The first job outside of 616 I ever had was working for my father Jimme. Off and on from September ’84 through the early part of July ’85, me and my older brother Darren schlepped our way between 616, Jimme’s place on South 10th Avenue, the 2 Subway and the Upper West and Upper East Side. We cleaned high-rise offices, high-rise condos, and high-rise co-ops in the process. The last of those jobs was twenty-five years ago this week. This was Jimme’s way of making us earn the money he’d been giving us (really me) since the end of ’82.
Whenever anyone asked me what Jimme did — which was really rare — I usually said, “Oh, my dad’s a carpet cleaner.” I didn’t see him as a simple janitor, although it was true that he cleaned stuff. But Jimme didn’t clean toilets or latrines or bathroom sinks and tubs. He cleaned the floors of office buildings — carpeted, wooden, or otherwise — thoroughly treating any surface he encountered with industrial cleaning machines. He cleaned high-rise co-ops and condos where the mortgage or rent payment per month was more than our rent at 616 for a year. It was an important job in his eyes, and I wasn’t going to diminish it because other folks couldn’t understand or wouldn’t have a clue as to the amount of labor involved in Jimme’s work.
I didn’t have much of an idea beyond seeing him mop a floor at Salesian High School until I started working for him on a Friday night or a Saturday or Sunday morning. This wasn’t an easy task. We saw Jimme almost everyday for the first three weeks of the summer of ’85, cleaning the carpets and floors of one high-rise after another on the Upper West Side, especially between 67th and 72nd near Broadway. We did mostly night work, in office buildings and in condos. We also had a couple of stints on the Upper East Side around 86th. We carted the industrial carpet cleaning and floor equipment for stripping, buffing, and waxing on the 2, 5, and 6 trains at three in the morning.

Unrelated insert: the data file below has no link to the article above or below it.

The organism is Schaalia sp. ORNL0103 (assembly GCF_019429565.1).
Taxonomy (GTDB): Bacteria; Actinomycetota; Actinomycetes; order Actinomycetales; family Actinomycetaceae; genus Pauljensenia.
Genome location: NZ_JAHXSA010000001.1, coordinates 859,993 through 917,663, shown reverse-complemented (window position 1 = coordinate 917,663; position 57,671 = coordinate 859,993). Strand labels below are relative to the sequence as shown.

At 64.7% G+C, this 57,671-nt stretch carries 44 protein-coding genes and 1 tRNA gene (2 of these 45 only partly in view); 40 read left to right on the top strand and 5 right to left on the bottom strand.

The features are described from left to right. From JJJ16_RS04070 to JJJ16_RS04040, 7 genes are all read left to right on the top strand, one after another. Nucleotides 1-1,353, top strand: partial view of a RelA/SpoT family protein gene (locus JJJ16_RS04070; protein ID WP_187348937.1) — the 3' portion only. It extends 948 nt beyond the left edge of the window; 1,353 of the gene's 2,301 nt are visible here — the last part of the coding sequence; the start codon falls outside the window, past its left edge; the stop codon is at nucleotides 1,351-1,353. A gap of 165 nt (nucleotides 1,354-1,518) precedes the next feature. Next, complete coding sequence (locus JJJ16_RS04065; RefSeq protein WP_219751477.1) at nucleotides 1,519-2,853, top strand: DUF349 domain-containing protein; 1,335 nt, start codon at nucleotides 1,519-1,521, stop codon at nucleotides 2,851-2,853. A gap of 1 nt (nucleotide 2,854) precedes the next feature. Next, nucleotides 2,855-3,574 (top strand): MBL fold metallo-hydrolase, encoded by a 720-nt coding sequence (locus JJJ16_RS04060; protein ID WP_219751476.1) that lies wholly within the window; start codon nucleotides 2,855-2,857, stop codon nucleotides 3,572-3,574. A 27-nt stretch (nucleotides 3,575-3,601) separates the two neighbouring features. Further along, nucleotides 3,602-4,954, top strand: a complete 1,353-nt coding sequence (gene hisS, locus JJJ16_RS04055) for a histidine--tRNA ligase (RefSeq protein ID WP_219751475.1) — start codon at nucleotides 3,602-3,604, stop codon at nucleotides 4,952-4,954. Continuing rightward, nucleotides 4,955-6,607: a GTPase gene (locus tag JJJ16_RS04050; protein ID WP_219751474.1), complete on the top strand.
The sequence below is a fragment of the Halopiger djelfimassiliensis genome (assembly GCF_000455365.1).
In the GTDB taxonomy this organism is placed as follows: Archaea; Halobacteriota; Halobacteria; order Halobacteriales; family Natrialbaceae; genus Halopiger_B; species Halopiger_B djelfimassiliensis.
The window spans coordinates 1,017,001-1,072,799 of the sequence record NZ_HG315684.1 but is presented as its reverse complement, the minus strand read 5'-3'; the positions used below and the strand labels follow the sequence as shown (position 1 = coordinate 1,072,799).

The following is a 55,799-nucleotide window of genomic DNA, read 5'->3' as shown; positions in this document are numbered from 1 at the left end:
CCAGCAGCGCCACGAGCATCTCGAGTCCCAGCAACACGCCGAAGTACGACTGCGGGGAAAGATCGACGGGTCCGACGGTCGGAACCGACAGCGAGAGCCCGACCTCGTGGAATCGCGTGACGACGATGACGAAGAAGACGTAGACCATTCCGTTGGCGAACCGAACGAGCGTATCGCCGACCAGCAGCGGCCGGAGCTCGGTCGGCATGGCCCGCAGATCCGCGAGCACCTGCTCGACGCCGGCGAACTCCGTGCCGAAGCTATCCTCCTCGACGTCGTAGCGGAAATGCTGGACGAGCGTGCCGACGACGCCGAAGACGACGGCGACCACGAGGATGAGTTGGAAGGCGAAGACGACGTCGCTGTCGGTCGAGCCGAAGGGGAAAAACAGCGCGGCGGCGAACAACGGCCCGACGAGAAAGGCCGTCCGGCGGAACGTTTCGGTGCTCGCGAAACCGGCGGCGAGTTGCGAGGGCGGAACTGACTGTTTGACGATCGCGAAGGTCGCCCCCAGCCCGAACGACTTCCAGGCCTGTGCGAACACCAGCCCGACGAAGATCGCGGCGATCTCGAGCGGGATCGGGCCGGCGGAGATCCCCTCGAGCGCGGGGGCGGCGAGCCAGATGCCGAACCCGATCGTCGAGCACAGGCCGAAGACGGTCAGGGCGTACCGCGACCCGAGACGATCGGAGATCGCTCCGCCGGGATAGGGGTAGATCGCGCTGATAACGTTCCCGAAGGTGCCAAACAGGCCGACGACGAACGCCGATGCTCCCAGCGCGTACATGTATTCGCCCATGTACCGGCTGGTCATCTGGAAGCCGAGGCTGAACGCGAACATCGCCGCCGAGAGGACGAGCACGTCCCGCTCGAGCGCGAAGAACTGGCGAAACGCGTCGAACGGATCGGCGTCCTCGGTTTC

Jimme didn’t drink much during these weeks of withering toil and sweat. He was constantly irritated with us, though. “Got no reason to be tired, bo’,” he’d say. “Hurry up an’ dump out that water!,” Jimme would yell. And with a killer’s cold, strangled look, he’d say to us, “I dun told you how to do dis shit right, now I got to do it my gotdamn self!”
It was fascinating seeing Jimme work and work us as hard as he did. Darren didn’t complain much, but then again, he didn’t do much work either. It was up to me and Jimme, and with my dad in a perpetual state of irritation, I was getting pissed too.
“I feel sorry for the people who work for you during the day! I hope I never have to work for you again!,” I yelled over the roaring machines on several occasions.
“Shut up ya faggat!,” Jimme would yell back. Or he’d just mutter in anger, and look at me as if he were ready to stab me in the neck.
In some of the condos we’d clean, Jimme would help himself to whatever he thought wouldn’t be missed — sport coats, shoes and socks mostly. Sometimes we’d take breaks to go to this Jewish deli that used to be on 65th and Broadway/Columbus, across from the Lincoln Center. They made turkey, hot pastrami and corned beef sandwiches stuffed with meat and loaded with every ingredient you could think of — all for five dollars. That, a bag of Doritos, their blondie desserts and a sixteen-ounce carton of Hershey’s chocolate milk made the torture of working for my dad during his brief period of sobriety more bearable. Otherwise we’d tune the radio we had with us to the Mets game while we were working, broadcast by WHN, an AM country oldies station (as in ’40s and ’50s oldies) that was obviously on its last legs.
We’d work these high-rises at night, sleep during only part of the day, with siblings Maurice, Yiscoc, Sarai, and Eri at home, after all, and catch the Subway for another night of work. Until the week after the fourth of July. Jimme decided that it was now all right to have some of his Miller Beer “pep up” while we were working. Besides the usual “I make fitty million dollas a week” and “I buy an’ sell muddafuccas,” Jimme decided that a Subway car was a good place to relieve himself at two in the morning one night.
The lack of sleep, my dad’s crankiness, and now his verbal abuse and drinking while working had all caught up with me. After that week, I quit. I told Jimme, “I’m not doing this anymore. You’ll have to find someone else to drink with.” Those were good times, good times. At least when compared to living at 616.